Legislators react to Patrick tax plan
Feb 7, 2013 By Allison Thomasseau, The Lowell Sun
BOSTON — Gov. Deval Patrick’s ambitious plan to raise $1.9 billion in new taxes is not generating much enthusiasm among Lowell-area lawmakers who want to reform inefficient programs instead of raising taxes.
“We need to continue a discussion on reform before we have a discussion on revenue, and that’s the consensus between my constituents and colleagues,” said Rep. Tom Golden, D-Lowell.
Patrick’s plan includes raising the income tax from 5.25 percent to 6.25 percent and doubling personal-tax exemptions while cutting the sales tax from 6.25 percent to 4.5 percent.
He also wants to raise taxes on cigarettes and gasoline, eliminate the tax exemption on candy and soda, and extend redemptions on recycled bottles.
The additional revenue would go toward expanding early-childhood education, Chapter 70 aid to local schools, and transportation, including roads and MBTA service and expansion.
After holding a Democratic caucus Tuesday, House Speaker Robert DeLeo said he has heard “grave concerns” about the plan from his membership and constituents. Many, he said, feel the changes go further than what the governor outlined in his State of the State address last month.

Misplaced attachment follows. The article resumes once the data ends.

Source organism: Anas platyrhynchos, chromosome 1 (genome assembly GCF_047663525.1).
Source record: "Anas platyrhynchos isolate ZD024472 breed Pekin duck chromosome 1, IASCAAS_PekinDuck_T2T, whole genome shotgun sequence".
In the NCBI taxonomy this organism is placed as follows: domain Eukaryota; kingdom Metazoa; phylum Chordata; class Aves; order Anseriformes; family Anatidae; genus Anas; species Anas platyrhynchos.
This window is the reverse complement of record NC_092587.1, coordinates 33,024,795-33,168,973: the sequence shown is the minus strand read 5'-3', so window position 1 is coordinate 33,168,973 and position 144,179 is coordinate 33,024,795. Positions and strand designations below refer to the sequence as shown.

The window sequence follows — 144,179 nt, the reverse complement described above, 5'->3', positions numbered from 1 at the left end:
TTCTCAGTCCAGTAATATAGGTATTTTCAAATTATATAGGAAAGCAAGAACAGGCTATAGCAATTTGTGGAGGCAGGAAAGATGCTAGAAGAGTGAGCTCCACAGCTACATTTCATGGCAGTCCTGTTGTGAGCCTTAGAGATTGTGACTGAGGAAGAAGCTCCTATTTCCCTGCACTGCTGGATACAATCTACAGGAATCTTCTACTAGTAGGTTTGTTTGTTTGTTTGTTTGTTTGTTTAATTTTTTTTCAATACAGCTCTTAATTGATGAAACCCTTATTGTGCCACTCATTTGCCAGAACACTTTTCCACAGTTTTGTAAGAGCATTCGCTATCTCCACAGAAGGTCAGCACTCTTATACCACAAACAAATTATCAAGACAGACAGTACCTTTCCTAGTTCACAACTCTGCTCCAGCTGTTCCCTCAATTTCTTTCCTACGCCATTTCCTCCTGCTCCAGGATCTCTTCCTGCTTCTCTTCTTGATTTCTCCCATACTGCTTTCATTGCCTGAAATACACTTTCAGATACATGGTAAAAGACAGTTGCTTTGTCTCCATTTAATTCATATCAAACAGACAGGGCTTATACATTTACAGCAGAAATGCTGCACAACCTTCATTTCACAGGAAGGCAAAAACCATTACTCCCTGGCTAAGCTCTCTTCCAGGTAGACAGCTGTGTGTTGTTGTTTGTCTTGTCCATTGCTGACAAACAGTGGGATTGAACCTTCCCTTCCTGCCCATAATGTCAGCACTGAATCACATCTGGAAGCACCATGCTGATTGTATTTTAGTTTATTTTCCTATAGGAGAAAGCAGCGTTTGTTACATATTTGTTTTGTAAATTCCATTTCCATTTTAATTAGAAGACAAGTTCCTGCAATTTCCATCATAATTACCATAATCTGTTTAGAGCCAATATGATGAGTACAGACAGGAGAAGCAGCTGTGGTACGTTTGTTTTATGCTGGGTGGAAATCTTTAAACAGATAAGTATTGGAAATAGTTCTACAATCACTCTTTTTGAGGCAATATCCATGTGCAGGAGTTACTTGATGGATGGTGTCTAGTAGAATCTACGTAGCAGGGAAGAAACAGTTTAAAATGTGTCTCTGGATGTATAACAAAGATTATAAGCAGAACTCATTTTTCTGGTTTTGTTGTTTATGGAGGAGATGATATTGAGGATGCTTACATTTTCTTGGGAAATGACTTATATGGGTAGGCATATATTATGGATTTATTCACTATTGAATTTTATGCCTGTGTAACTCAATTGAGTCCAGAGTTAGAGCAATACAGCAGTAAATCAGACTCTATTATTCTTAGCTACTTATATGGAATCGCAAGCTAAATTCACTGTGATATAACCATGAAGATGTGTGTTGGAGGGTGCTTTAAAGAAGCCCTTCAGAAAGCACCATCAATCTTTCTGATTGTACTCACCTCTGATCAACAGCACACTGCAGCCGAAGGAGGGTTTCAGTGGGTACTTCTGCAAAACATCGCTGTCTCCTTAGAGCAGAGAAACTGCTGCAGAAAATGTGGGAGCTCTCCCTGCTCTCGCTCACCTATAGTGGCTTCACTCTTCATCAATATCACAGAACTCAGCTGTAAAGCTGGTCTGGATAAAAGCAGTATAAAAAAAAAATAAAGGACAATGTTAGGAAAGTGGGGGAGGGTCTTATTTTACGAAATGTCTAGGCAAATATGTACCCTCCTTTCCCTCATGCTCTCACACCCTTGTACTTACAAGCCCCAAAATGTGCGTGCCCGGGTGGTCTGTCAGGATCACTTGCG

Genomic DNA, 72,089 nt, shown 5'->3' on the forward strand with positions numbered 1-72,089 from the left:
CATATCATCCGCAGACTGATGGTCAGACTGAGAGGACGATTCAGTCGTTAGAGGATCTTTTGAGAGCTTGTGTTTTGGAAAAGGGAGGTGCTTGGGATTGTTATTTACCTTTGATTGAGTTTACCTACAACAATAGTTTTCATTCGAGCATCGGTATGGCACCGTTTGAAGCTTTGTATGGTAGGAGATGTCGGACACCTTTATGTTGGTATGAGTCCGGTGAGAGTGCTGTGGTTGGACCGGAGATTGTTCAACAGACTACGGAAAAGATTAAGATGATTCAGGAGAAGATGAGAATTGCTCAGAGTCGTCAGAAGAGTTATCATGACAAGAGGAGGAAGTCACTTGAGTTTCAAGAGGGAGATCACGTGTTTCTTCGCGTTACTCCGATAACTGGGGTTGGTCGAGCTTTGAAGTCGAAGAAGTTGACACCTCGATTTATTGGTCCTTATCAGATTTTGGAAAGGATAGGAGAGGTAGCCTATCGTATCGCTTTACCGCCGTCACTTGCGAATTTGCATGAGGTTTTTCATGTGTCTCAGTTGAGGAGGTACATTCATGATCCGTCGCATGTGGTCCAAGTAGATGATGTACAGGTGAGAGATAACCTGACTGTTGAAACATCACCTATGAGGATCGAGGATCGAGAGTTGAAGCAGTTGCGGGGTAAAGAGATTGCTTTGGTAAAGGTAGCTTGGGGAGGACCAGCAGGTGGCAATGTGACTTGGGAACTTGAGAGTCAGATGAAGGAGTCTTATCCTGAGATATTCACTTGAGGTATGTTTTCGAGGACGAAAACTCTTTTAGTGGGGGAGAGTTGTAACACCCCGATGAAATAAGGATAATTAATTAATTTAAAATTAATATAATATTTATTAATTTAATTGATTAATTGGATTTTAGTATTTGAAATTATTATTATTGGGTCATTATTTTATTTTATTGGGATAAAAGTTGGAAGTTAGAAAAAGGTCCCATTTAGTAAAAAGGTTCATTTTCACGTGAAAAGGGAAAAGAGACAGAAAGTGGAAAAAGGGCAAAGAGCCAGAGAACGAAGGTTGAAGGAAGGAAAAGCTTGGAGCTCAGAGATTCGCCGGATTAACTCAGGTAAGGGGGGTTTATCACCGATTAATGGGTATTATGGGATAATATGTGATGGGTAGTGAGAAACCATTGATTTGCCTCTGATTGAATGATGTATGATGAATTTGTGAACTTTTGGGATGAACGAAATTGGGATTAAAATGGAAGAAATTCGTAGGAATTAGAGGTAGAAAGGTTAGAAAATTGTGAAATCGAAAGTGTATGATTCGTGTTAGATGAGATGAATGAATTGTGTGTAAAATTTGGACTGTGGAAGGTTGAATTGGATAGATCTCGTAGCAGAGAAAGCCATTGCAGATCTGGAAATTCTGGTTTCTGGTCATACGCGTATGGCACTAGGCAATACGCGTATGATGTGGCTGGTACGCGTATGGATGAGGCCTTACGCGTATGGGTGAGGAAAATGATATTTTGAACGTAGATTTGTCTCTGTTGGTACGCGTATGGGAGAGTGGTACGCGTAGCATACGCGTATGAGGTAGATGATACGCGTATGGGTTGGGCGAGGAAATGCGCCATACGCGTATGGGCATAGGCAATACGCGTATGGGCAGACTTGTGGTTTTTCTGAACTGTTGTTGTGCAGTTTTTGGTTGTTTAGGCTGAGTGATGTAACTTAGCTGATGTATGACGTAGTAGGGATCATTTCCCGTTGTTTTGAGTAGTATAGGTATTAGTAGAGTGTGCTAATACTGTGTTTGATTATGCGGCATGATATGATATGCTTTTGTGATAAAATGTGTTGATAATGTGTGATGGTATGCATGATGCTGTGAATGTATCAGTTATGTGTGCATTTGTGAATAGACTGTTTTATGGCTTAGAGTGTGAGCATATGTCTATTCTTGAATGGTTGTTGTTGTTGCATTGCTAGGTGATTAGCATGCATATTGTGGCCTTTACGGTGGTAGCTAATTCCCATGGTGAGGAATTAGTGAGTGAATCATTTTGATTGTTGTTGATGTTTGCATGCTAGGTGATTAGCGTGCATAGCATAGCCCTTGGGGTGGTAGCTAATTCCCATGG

Most Lowell-area legislators fit into that group.
Golden said a top priority for reform should be eliminating welfare fraud, including EBT card and food-stamp-program fraud.
“We want to see that every person who needs assistance gets it, and anyone gaming system gets punished,” Golden said.
To fix this problem, Golden supports legislation to update the software that performs background checks on food-stamp applicants.
Rep. Kevin Murphy, D-Lowell, says all reforms need to be exhausted before raising taxes.
“We have to make sure citizens are convinced that we have done everything to curb spending,” Murphy said.
Murphy supports consolidating agencies, such as housing, education and the Department of Corrections, to save money and make government agencies more efficient.
Rep. Marc Lombardo, R-Billerica, said the governor’s plan was “absolutely ridiculous,” particularly a 19 percent income-tax hike.
“It will hurt hardworking, struggling families, and it shows how out of touch the governor is with my district,” he said.
Lombardo said the response from his Billerica constituents was overwhelmingly negative toward the plan.
“The message is clear from my district that people can’t afford any more of a tax increase,” Lombardo said.
Sen. Jamie Eldridge, D-Acton, supported the governor’s tax reforms, saying the income-tax increase would mostly affect wealthy citizens while the sales tax cut would benefit lower and middle-class citizens.
“Right now Massachusetts is fairly regressive, with the largest tax burden for working class families. We need to shift up,” he said.
Eldridge said the revenue was necessary for transportation reforms his district needed, such as commuter-rail service, bike and walking paths and road repairs.
“There have been cuts across the board, and we need to restore that with new revenue,” Eldridge said.
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